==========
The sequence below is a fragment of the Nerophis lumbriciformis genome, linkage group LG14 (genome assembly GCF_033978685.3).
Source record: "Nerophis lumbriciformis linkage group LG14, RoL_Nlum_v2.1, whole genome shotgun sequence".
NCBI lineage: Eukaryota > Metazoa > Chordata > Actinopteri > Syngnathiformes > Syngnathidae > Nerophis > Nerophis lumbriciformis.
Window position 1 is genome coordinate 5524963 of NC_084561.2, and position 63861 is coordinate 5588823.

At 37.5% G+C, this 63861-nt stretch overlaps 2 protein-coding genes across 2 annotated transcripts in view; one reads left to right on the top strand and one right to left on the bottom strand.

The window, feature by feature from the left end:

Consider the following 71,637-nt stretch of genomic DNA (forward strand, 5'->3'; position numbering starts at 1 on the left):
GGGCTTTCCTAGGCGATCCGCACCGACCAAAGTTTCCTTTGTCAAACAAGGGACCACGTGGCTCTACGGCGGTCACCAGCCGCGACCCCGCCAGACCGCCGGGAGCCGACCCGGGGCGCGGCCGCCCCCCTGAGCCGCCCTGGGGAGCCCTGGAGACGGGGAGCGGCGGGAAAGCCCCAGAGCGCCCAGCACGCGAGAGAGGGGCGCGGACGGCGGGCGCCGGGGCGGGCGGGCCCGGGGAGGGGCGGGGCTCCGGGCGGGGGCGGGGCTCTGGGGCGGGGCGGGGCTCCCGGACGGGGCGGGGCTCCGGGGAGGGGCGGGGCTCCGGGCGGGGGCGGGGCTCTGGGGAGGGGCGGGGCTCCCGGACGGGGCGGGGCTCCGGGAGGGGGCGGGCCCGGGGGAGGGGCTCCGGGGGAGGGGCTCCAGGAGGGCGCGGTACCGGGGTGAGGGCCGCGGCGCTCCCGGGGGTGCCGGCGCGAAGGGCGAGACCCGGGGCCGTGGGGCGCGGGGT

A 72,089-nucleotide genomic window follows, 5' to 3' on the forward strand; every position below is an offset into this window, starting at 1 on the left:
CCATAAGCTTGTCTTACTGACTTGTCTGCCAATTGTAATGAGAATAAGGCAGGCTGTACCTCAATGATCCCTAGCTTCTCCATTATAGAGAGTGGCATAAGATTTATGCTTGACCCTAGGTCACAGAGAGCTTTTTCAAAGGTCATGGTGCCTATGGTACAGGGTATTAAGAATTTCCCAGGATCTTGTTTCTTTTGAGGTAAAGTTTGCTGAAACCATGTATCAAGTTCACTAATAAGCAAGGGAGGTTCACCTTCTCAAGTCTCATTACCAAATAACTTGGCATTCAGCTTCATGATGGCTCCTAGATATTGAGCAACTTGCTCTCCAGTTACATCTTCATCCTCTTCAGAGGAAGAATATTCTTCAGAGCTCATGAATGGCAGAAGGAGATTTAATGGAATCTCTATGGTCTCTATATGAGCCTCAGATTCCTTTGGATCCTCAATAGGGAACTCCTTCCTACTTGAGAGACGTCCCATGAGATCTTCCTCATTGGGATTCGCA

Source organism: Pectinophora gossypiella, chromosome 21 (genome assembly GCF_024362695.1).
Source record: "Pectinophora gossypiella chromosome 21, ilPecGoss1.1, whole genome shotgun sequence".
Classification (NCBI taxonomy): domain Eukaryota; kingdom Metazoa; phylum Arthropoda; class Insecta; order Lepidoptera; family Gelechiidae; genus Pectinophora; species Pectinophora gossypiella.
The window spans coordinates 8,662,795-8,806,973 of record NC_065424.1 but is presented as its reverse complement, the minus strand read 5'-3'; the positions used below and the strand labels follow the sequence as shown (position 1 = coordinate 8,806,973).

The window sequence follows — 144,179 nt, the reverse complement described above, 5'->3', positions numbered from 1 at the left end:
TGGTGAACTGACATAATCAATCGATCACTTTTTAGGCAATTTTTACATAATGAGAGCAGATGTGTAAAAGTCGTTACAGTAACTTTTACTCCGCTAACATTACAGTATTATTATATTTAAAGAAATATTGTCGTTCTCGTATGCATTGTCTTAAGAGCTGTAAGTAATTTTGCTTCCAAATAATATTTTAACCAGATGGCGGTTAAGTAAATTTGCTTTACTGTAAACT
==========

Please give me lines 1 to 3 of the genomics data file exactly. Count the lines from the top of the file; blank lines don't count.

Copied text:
The sequence below is a fragment of the Nerophis lumbriciformis genome, linkage group LG14 (genome assembly GCF_033978685.3).
Source record: "Nerophis lumbriciformis linkage group LG14, RoL_Nlum_v2.1, whole genome shotgun sequence".
NCBI lineage: Eukaryota > Metazoa > Chordata > Actinopteri > Syngnathiformes > Syngnathidae > Nerophis > Nerophis lumbriciformis.